Lying about availability is a common deception mobile app daters tell their potential partners, according to a new paper by Prof. Jeff Hancock and David Markowitz
As virtual reality rapidly expands into American households, it is critical that parents and educators be informed about its potential effect on kids.
Prof. Byron Reeves developed a way to accurately track our digital lives. How do those two-to-three hours a day spent on the phone break down?
With real-time web analytics, journalists and editors now know more about traffic to their stories than ever before. But it doesn’t always result in the best stories. Prof. Christin explored the influence of these metrics in an American and a French newsroom.
Prof. Jeremy Bailenson discusses the growing body of scientific evidence showing that creating empathy in virtual reality is more successful if the headset wearer moves around.
University of Oregon’s School of Journalism and Communication Q & A with Prof. James T. Hamilton. Topics range from the future of computational journalism and the benefits of investigative reporting. Watch the video.
“Virtual Reality, Real Implications: How VR will shape people, business, and government” features Courtney Cogburn (Columbia University), Tom Wheeler (former head of the FCC), and Philip Rosedale (High Fidelity).
In “The Strengthening of Partisan Affect”, Professor Shanto Iyengar and colleague show that building strength of partisan antipathy — “negative partisanship” — has radically altered politics. Anger has become the primary tool for motivating voters.
People believe that elected officials are not paying enough attention to the general public. This finding emerged from a study led by Professor Jon Krosnick about how Americans think legislators should and do decide to vote.
Probabilistic forecasts can give potential voters the impression that one candidate will win more decisively and may even lower the likelihood that they vote, according to a new study by Sean Westwood of Dartmouth, Yphtach Lelkes of the University of Pennsylvania and Solomon Messing of Pew Research Center.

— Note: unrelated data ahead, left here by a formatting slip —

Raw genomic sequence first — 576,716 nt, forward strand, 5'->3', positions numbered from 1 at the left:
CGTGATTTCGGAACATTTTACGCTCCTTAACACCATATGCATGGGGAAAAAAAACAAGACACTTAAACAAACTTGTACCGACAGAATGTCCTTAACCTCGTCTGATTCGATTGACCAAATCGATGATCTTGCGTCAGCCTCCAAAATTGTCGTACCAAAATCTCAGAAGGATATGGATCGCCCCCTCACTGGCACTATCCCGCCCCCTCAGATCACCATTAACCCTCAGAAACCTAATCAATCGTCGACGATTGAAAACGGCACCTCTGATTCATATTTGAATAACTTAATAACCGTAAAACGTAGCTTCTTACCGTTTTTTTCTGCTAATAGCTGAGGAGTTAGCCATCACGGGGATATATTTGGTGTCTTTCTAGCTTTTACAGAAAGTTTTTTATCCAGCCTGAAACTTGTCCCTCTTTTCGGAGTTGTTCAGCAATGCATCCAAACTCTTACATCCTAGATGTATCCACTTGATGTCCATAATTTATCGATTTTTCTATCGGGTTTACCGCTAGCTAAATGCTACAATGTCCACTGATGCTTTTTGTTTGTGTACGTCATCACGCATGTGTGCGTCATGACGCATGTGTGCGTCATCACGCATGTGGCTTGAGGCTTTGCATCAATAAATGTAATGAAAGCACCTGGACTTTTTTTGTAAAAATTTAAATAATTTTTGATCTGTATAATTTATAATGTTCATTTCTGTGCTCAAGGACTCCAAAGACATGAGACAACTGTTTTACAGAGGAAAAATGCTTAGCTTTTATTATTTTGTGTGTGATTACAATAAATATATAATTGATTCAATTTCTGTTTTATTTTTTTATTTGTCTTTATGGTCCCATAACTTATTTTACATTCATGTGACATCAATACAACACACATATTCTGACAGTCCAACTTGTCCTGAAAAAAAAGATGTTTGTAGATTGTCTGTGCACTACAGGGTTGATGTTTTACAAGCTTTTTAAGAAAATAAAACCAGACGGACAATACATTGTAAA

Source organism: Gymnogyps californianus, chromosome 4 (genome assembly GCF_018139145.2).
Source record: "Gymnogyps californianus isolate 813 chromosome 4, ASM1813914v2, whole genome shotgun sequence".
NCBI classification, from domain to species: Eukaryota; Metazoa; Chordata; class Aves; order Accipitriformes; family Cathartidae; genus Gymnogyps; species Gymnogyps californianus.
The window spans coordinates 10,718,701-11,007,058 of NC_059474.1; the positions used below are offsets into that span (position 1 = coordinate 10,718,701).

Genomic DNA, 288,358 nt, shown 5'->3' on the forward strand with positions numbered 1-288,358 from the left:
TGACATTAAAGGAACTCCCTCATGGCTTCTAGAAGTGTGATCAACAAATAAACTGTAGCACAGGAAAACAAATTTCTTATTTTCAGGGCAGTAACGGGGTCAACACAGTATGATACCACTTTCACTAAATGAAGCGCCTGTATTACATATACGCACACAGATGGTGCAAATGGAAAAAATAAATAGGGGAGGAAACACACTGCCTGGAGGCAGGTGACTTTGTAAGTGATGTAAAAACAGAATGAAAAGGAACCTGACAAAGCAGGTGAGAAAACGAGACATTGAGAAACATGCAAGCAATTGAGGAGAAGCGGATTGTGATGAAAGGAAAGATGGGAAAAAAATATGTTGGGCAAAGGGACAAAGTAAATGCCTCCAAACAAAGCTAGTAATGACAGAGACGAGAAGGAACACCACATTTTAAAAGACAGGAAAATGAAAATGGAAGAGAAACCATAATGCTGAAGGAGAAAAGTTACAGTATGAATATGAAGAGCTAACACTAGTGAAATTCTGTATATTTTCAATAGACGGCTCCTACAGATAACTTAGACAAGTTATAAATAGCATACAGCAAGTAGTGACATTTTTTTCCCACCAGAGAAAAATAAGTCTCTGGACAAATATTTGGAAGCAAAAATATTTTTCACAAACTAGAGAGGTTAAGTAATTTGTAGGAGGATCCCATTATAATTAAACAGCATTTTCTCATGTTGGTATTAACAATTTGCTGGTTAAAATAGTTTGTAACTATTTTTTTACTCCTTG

Professor James Fishkin discusses how an old idea from ancient Athens — selecting random citizens to deliberate — is making a difference around the world from bringing wind power to Texas to reforming the Mongolian constitution.
Book gives and in-depth look at virtual reality and how it can be harnessed to improve our everyday lives.
Kiley Roache has been chosen as the 2018 Daniel Pearl Memorial Journalism Intern. Roache is a senior majoring in Political Science. She has previously interned at the San Francisco Chronicle and was part of the Chicago Tribune’s teen publication The Mash
Social Media Lab researchers contend that you’re not necessarily addicted if you need to be with your phone all the time. The mere presence of your phone is a more pleasant and productive experience than the complete absence of that beloved device.
The Bass University Fellows in Undergraduate Education Program recognizes faculty for their exceptional contributions to undergraduate education.
Jesmyn Ward, MA Media Studies and Communication 2000, was awarded a 2017 MacArthur fellowship for exceptionally creative people.
The Oct 20th symposium will bring together academics and journalists to discuss topics relating to America’s workforce. Panels will examine the lack of diversity in Silicon Valley hiring, the plight of immigrant laborers, the human fallout of the gig economy, and the role of data in labor market discrimination. Sponsored by: Department of Communication and the Center for Investigative Journalism.
Senior Research Scholar
McClatchy Hall, Rm. 444
Katz is coordinating an interdisciplinary group of scholars who are examining the cultural norms and values of those born during and after the mid-1990s.
The Oct 23th event is sponsored by the Department of Communication, Program in Modern Thought and Literature, Department of Comparative Literature, Division of Literatures, Cultures, and Languages, Department of Art & Art History.